Note: Before you follow the steps below, you have to make sure your Mac has Internet connection.

  • 1. Restart your Mac and immediately hold down COMMAND+OPTION+R keys at startup.
  • 2. Choose a network for your Mac. You need to make your Mac connected to the Internet all the time.
  • 3. Go to Utilities > Terminal from the menu bar.
  • 4. Run the following command:
  • This will launch iBoysoft Data Recovery for Mac through iBoysoft Server.
  • 5. After launching iBoysoft Data Recovery for Mac, please select the Mac hard drive, usually Macintosh HD, and click Scan button.
  • 6. Preview the scanning results and choose the files you want to get back.
  • 7. Click Recover button. Here please select a different location to store the recovered files.

Method 2: Use Target Disk Mode

Target disk mode is a boot mode which allows you to browse and transfer files to and from a Mac internal hard drive without booting macOS. It can be used for troubleshooting the internal hard drive not showing up on Mac.

• How to transfer files to and from a Mac with Target Disk Mode?

How to fix Macintosh HD not mounted in Disk Utility?

After recovering data from the Mac hard drive that is not mounted in Disk Utility, you can follow the solutions to fix the issue.

Solution 1: Restart your Mac computer

No matter what happens to your Mac computer and makes your Macintosh HD unmounted, the first and foremost solution is to shut down your Mac computer and restart it up again. Simply holding down the on/off key until the computer turns off, waiting a few minutes, and then turning it back on. Sometimes when you turn it back on, everything returns to normal.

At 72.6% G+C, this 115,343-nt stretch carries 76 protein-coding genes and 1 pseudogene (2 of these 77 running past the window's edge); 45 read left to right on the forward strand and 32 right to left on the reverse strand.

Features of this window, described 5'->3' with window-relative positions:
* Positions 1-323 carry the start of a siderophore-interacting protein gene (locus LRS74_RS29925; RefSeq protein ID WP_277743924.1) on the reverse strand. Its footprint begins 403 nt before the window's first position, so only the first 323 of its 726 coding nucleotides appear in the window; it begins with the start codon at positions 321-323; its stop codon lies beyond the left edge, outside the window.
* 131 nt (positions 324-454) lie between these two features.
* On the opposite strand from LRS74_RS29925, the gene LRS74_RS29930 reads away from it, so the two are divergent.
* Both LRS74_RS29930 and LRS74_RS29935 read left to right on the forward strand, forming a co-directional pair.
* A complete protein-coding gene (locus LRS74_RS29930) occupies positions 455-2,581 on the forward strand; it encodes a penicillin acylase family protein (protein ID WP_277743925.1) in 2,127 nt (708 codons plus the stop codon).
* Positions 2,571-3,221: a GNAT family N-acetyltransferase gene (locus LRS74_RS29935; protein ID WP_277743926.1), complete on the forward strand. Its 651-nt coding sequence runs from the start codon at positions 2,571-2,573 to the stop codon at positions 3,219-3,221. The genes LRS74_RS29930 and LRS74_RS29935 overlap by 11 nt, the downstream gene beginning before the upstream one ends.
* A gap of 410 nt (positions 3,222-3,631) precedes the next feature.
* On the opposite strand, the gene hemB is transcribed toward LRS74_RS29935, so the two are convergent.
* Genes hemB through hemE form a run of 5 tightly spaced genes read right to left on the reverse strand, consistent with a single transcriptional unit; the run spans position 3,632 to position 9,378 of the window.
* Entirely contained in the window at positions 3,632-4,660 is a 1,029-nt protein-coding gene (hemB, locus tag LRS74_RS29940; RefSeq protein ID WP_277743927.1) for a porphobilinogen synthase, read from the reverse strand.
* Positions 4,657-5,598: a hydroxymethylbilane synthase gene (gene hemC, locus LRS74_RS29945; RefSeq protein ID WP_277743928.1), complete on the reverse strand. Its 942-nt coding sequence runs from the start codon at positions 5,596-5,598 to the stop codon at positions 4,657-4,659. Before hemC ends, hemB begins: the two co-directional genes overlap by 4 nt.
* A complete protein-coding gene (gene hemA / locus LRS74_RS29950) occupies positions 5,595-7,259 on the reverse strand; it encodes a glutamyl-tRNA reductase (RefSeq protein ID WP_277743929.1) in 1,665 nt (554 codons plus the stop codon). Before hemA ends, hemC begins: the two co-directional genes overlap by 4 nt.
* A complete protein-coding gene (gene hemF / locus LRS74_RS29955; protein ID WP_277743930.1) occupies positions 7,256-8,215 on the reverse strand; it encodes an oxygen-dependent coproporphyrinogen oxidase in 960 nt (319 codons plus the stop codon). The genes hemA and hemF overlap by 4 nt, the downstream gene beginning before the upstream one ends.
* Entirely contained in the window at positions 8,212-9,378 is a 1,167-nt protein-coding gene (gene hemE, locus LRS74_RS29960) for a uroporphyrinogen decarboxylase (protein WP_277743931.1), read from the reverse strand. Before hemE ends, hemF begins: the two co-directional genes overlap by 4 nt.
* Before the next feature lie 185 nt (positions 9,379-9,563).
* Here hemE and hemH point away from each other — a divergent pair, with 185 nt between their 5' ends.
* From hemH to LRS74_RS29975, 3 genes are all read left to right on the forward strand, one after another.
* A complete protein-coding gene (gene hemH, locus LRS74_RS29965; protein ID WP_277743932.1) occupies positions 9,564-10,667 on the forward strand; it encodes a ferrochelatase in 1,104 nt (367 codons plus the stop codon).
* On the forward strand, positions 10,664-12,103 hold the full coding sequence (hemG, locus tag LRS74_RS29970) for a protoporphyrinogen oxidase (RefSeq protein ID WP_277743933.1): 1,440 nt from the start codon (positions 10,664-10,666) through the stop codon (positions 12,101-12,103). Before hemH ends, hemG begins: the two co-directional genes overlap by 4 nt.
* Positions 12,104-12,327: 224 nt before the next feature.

Solution 2: Repair the unmountable Macintosh HD in Recovery Mode

If the Macintosh HD is unable to be mounted in Disk Utility normally, you can try to repair it with Disk Utility's First Aid in Recovery Mode.

  • 1. Boot your Mac into Recovery Mode. Start your Mac and hold down the Command and R keys simultaneously until you see an Apple logo or spinning globe. Then release the keys.
  • 2. Select Disk Utility from the macOS Utilities menu and click Continue.
  • 3. Select the unmounted Macintosh HD from the left-hand panel.
  • 4. Click First Aid on the top of the window and wait while it verifying and repairing errors.

Solution 3: Fix Macintosh HD not mounted by Terminal

If Disk Utility stopped repairing Macintosh HD in macOS, you can then try to fix it with Terminal.

  • 1. Boot your Mac into Recovery Mode.
  • 2. Click Utilities from the menu bar and select Terminal from the drop-down list.
  • 3. Enter diskutil list. This will list out the available volumes.
  • 4. Check the volume identifier from the table that appears. (For example disk 2s1)
  • 5. Enter diskutil repairVolume/disk 2s1. (Replace disk 2s1 with the volume identifier of your Macintosh HD)

Solution 4: Run FSCK command in Single User Mode

FSCK is a command-line tool to check the consistency of a hard drive and repair disk errors. If the solutions above are unable to fix Macintosh HD or the Mac internal hard drive not mounted issue, you can have a try.